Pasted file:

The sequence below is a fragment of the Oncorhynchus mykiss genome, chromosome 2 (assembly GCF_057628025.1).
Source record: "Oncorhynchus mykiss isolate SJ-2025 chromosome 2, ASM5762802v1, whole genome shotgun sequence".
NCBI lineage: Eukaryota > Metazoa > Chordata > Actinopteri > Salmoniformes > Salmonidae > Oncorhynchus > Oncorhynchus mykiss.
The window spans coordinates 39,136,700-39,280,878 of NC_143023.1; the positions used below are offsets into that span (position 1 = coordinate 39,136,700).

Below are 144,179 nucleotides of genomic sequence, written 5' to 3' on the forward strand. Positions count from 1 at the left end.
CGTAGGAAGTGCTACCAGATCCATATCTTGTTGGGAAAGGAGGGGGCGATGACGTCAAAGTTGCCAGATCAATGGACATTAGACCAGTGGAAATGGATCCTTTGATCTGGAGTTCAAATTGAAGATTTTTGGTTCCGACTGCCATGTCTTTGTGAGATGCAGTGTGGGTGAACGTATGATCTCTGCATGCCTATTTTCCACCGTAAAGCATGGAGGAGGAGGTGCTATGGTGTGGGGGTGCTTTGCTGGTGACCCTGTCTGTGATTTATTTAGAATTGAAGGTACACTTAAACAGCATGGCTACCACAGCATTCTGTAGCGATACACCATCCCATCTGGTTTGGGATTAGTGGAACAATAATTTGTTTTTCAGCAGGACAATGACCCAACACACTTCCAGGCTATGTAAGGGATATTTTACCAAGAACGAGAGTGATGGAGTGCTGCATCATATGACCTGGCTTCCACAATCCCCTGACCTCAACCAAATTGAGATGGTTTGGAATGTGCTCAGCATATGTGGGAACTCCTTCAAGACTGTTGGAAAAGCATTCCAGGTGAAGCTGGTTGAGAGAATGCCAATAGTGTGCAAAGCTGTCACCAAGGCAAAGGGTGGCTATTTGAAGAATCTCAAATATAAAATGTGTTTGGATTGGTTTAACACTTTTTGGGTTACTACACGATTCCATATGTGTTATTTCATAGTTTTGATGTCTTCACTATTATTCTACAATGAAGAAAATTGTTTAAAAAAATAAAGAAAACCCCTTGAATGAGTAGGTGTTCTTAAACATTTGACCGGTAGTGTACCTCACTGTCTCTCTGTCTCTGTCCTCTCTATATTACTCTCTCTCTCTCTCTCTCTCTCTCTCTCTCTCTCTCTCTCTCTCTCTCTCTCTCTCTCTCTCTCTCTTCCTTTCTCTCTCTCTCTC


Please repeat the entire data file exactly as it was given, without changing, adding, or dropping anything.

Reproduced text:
The sequence below is a fragment of the Oncorhynchus mykiss genome, chromosome 2 (assembly GCF_057628025.1).
Source record: "Oncorhynchus mykiss isolate SJ-2025 chromosome 2, ASM5762802v1, whole genome shotgun sequence".
NCBI lineage: Eukaryota > Metazoa > Chordata > Actinopteri > Salmoniformes > Salmonidae > Oncorhynchus > Oncorhynchus mykiss.
The window spans coordinates 39,136,700-39,280,878 of NC_143023.1; the positions used below are offsets into that span (position 1 = coordinate 39,136,700).

Below are 144,179 nucleotides of genomic sequence, written 5' to 3' on the forward strand. Positions count from 1 at the left end.
CGTAGGAAGTGCTACCAGATCCATATCTTGTTGGGAAAGGAGGGGGCGATGACGTCAAAGTTGCCAGATCAATGGACATTAGACCAGTGGAAATGGATCCTTTGATCTGGAGTTCAAATTGAAGATTTTTGGTTCCGACTGCCATGTCTTTGTGAGATGCAGTGTGGGTGAACGTATGATCTCTGCATGCCTATTTTCCACCGTAAAGCATGGAGGAGGAGGTGCTATGGTGTGGGGGTGCTTTGCTGGTGACCCTGTCTGTGATTTATTTAGAATTGAAGGTACACTTAAACAGCATGGCTACCACAGCATTCTGTAGCGATACACCATCCCATCTGGTTTGGGATTAGTGGAACAATAATTTGTTTTTCAGCAGGACAATGACCCAACACACTTCCAGGCTATGTAAGGGATATTTTACCAAGAACGAGAGTGATGGAGTGCTGCATCATATGACCTGGCTTCCACAATCCCCTGACCTCAACCAAATTGAGATGGTTTGGAATGTGCTCAGCATATGTGGGAACTCCTTCAAGACTGTTGGAAAAGCATTCCAGGTGAAGCTGGTTGAGAGAATGCCAATAGTGTGCAAAGCTGTCACCAAGGCAAAGGGTGGCTATTTGAAGAATCTCAAATATAAAATGTGTTTGGATTGGTTTAACACTTTTTGGGTTACTACACGATTCCATATGTGTTATTTCATAGTTTTGATGTCTTCACTATTATTCTACAATGAAGAAAATTGTTTAAAAAAATAAAGAAAACCCCTTGAATGAGTAGGTGTTCTTAAACATTTGACCGGTAGTGTACCTCACTGTCTCTCTGTCTCTGTCCTCTCTATATTACTCTCTCTCTCTCTCTCTCTCTCTCTCTCTCTCTCTCTCTCTCTCTCTCTCTCTCTCTCTCTCTCTCTTCCTTTCTCTCTCTCTCTC